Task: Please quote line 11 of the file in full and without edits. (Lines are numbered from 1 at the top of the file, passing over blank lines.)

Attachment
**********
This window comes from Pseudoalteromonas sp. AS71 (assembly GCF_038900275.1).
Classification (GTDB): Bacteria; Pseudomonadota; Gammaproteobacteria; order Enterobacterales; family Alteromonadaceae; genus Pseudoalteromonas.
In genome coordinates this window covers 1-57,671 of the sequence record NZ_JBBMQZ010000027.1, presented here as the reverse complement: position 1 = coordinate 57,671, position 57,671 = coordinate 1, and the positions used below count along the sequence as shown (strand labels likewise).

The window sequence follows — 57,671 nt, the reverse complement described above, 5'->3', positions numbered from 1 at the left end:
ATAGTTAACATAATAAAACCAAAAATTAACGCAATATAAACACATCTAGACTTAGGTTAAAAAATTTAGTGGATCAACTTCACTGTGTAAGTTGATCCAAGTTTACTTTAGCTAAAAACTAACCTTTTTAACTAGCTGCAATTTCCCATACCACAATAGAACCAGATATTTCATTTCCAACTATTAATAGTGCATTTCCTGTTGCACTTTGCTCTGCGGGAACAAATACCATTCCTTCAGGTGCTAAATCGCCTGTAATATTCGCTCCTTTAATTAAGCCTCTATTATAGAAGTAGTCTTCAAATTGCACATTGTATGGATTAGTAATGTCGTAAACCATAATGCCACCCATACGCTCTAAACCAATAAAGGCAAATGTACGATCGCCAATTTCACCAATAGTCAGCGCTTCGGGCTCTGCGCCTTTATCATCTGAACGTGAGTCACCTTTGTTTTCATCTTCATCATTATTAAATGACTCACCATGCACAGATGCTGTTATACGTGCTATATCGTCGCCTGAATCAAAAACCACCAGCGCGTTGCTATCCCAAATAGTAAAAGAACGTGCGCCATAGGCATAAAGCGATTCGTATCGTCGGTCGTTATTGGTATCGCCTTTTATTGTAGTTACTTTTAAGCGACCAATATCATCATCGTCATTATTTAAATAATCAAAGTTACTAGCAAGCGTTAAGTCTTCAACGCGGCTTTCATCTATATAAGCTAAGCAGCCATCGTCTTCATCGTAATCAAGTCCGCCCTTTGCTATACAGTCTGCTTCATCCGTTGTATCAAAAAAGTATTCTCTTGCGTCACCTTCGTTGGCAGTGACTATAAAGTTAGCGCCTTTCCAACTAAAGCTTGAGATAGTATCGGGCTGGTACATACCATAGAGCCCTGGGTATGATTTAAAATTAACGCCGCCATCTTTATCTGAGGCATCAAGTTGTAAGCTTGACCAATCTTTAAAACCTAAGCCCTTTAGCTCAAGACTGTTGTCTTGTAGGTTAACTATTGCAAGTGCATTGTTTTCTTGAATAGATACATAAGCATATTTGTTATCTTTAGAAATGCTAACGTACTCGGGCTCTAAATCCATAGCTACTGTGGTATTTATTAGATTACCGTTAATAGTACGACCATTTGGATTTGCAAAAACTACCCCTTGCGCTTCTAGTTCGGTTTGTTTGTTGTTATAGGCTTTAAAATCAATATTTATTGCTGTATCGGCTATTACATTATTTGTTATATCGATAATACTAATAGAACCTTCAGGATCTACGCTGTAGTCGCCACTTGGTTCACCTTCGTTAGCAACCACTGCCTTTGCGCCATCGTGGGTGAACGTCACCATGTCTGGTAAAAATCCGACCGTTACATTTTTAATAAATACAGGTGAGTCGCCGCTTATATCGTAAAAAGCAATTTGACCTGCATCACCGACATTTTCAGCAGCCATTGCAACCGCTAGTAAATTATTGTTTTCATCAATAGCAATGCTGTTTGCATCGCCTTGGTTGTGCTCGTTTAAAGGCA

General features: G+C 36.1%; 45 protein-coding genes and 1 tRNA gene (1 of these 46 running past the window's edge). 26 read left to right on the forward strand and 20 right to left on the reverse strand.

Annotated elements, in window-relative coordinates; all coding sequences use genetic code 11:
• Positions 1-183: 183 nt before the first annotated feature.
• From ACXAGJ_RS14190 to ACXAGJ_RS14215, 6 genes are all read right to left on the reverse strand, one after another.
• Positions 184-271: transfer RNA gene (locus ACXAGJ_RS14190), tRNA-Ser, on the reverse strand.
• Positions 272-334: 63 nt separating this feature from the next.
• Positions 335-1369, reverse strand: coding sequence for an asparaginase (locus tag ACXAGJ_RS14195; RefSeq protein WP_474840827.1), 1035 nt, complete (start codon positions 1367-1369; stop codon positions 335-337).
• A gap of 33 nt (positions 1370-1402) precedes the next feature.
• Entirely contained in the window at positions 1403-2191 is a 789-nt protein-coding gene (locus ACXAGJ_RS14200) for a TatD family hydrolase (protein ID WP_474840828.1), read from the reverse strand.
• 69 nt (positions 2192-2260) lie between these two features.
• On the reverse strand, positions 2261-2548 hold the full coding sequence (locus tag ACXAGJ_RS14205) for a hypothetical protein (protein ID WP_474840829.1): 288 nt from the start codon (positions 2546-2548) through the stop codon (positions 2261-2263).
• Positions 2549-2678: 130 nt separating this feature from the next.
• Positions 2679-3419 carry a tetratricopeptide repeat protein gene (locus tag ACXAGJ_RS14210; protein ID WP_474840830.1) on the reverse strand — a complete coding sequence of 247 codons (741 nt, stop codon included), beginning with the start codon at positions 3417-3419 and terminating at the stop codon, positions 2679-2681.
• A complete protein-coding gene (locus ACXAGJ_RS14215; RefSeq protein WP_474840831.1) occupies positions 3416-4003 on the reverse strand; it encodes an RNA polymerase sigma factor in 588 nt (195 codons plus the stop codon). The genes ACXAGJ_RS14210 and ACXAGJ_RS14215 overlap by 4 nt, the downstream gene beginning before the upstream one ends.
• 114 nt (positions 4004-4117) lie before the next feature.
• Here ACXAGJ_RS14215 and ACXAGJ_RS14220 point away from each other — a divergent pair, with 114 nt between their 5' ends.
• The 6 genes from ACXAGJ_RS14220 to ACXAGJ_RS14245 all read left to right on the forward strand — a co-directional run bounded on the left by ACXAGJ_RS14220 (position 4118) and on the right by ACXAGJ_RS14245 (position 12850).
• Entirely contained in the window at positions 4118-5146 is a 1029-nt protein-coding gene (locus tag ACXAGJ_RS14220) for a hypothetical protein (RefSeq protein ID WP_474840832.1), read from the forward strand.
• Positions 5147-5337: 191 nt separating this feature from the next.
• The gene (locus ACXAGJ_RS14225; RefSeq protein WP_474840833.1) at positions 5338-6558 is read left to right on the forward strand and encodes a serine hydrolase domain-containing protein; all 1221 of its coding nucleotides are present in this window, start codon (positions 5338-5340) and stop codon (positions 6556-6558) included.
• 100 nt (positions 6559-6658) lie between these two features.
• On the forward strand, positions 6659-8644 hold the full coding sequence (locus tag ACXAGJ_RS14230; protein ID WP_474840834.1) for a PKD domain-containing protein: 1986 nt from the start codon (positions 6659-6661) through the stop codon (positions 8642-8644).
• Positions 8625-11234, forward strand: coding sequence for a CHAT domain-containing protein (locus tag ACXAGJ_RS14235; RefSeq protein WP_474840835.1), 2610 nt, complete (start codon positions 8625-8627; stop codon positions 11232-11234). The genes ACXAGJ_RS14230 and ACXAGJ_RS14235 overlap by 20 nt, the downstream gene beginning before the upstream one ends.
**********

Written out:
• Positions 272-334: 63 nt separating this feature from the next.